The 2019-2023 business plan presented by Mexico’s state oil company Petróleos Mexicanos (Pemex) this week includes designs to develop deepwater and unconventional fields as a way to increase natural gas production.
Pemex says the Lakach deepwater gas field in the Gulf of Mexico is once again being analyzed for development. Lakach contains proved and probable resources, i.e. 2P reserves, of close to 1 Tcf. It was discovered in 2008 and saw development halted for budgetary reasons ahead of the 2013-2014 energy reform.
The business plan also includes development programs that would use horizontal and directional drilling at fields in Chicontepec, in the Tampico-Misantla Basin. Chicontepec has also seen previous development dating back to 2003, with underwhelming success.
The pillar of Pemex’s natural gas plans is the Ixachi field in Veracruz state. In June, Pemex said it would spend $6.4 billion developing the onshore, gas-rich field, with production expected to peak in 2022 at 638.5 MMcf/d.
The Pemex business plan sets a production goal of 4.916 Bcf/d for 2024, from an expected average of 3.561 Bcf/d this year. Analysts however are skeptical that the plan pays enough attention to natural gas.
“My sense of the plan is that natural gas is playing second fiddle to oil once again,” Dwight Dyer, an independent energy consultant and former Energy Ministry official, told NGI’s Mexico GPI. “The Lakach deepwater project has been tried and went nowhere. Pemex is thinking of reactivating the project, but it’s a long shot. Service contracts have also been tried, and failed before.”
The Pemex business plan does not mention farmouts or new oil and gas rounds, central components of the opening of the hydrocarbons sector under the previous administration, instead favoring oilfield service contracts.
GMEC energy consultancy’s Gonzalo Monroy told NGI’s Mexico GPI that Pemex will “need to change these contracts or there won’t be any bidders. If service firms have to put down capex and opex, without access to production, it just won’t work.”
Pemex CEO Octavio Romero Oropeza said earlier this week that the business plan reduces the profit sharing tax on the company to 54% from 65% by 2021. The change should amount to savings of around $7 billion for Pemex over the course of the next two years.
But the plan also includes construction of the $8 billion Dos Bocas refinery in President Andrés Manuel López Obrador’s home state of Tabasco, along with investment in the country’s six existing refineries, which will divert resources away from exploration and production (E&P).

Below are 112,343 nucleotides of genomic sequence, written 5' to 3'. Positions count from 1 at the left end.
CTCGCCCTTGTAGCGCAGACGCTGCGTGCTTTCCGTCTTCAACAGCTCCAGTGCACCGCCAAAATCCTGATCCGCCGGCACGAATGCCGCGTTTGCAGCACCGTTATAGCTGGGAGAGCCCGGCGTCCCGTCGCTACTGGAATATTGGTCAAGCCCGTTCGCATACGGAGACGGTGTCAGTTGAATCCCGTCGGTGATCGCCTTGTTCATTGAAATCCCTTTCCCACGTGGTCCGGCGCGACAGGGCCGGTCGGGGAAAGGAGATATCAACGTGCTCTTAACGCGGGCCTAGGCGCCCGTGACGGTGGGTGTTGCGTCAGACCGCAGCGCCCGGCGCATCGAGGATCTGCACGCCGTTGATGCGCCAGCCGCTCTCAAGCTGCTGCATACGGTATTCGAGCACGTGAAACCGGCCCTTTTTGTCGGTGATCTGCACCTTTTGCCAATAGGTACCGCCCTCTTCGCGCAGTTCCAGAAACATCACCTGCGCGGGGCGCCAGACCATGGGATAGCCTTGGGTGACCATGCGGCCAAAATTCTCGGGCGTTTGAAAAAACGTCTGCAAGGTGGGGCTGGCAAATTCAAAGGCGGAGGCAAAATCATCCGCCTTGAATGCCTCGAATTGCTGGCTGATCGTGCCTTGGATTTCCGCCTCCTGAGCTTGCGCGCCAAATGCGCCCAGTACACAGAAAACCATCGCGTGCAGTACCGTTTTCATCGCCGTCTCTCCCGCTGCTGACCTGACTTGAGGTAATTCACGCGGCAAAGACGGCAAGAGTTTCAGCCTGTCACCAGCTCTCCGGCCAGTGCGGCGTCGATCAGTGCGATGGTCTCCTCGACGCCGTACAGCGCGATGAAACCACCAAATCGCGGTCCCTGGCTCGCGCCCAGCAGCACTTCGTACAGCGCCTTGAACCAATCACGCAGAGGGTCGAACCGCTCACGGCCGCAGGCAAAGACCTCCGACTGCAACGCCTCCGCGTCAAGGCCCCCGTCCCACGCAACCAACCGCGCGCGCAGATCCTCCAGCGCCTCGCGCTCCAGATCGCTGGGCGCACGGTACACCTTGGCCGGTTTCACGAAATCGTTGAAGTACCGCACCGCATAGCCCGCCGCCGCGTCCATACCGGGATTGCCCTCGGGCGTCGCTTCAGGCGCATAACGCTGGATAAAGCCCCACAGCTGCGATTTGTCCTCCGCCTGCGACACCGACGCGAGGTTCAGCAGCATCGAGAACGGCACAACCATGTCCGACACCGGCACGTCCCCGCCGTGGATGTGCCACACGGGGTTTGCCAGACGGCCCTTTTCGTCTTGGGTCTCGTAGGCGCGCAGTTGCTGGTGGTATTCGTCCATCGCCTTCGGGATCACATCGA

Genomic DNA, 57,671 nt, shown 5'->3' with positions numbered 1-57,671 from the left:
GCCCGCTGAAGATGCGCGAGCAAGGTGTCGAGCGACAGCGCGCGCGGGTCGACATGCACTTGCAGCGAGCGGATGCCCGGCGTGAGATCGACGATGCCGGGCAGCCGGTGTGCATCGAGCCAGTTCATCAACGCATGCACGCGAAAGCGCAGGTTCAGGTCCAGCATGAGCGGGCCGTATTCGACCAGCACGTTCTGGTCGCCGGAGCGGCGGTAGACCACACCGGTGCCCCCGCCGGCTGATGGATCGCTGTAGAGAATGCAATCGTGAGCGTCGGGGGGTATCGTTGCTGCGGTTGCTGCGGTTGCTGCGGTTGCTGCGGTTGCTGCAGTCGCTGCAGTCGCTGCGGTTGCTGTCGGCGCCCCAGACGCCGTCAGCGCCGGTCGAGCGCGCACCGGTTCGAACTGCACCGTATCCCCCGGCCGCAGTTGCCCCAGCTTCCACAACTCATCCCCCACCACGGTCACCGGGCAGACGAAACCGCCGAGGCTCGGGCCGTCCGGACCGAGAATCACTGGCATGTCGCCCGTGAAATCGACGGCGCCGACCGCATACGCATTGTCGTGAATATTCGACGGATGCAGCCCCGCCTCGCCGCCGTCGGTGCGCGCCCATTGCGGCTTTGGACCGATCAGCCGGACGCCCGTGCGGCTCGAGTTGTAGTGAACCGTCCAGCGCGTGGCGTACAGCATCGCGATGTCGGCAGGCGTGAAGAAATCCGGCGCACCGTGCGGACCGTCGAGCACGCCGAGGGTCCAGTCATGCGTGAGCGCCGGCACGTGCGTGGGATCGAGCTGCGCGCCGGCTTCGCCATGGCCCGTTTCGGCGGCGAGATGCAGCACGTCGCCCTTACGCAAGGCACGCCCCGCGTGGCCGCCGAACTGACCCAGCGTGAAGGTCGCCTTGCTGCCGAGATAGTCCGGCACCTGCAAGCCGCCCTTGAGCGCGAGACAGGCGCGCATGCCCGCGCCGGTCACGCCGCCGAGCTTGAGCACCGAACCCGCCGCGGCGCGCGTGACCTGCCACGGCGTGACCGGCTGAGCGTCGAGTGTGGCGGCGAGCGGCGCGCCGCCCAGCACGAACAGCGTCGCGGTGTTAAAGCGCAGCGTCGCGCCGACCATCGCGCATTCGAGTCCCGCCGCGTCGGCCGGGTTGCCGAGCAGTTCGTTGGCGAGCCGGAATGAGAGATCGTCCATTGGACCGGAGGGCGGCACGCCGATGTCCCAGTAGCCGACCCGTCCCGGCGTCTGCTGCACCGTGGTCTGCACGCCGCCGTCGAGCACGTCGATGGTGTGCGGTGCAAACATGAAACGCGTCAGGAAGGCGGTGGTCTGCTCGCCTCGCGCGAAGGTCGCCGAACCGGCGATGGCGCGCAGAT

“What’s interesting is that the whole strategy is being driven by downstream, not upstream,” Monroy said. “This is a new strategy by Pemex.”
Monroy added that the Pemex business plan failed to detail the development of a floating storage and regasification unit (FSRU) to serve the gas-starved southeast of the country, “though we now know that is going to happen.”
Pemex attributes the shortage of gas in Mexico’s southeast to declining production and the fact that about one-half of domestic production is used for its operations and for pressure at fields. Imports, principally from Texas, currently account for around 80% of Mexico’s dry gas requirements.
Many suggest that the only way to reverse the natural gas decline in the country is by developing Mexico’s unconventional deposits. Mexico boasts 141.5 Tcf of prospective unconventional gas reserves, according to upstream regulator Comisión Nacional de Hidrocarburos (CNH), compared to 76.3 Tcf of prospective conventional reserves.
Although López Obrador has been adamant that Mexico will not allow hydraulic fracturing (fracking) in the country, the Pemex business plan includes unconventional projects.
“Unconventionals are moving forward with seven pilot projects in different basins,” Monroy said. “But all these hopes reside in relaunching Chicontepec. This could really be a make or break situation. What we do know is that the first effort there didn’t work out.”
Even if domestic production does increase to around 5 Bcf/d by 2024, “new production will only cover new consumption and imports will remain practically the same,” Commissioner Héctor Moreira of the country’s CNH said earlier this year. “We expect a big increase in production but not enough to change the import picture.”
Monroy doesn’t think the Pemex business plan was a sign that the current administration would dismantle the energy reforms of 2013-2014, as some analysts have suggested.
“I think the new administration will keep things in place, just in case they have to revert back to some of the market openings to meet their production goals,” he said.
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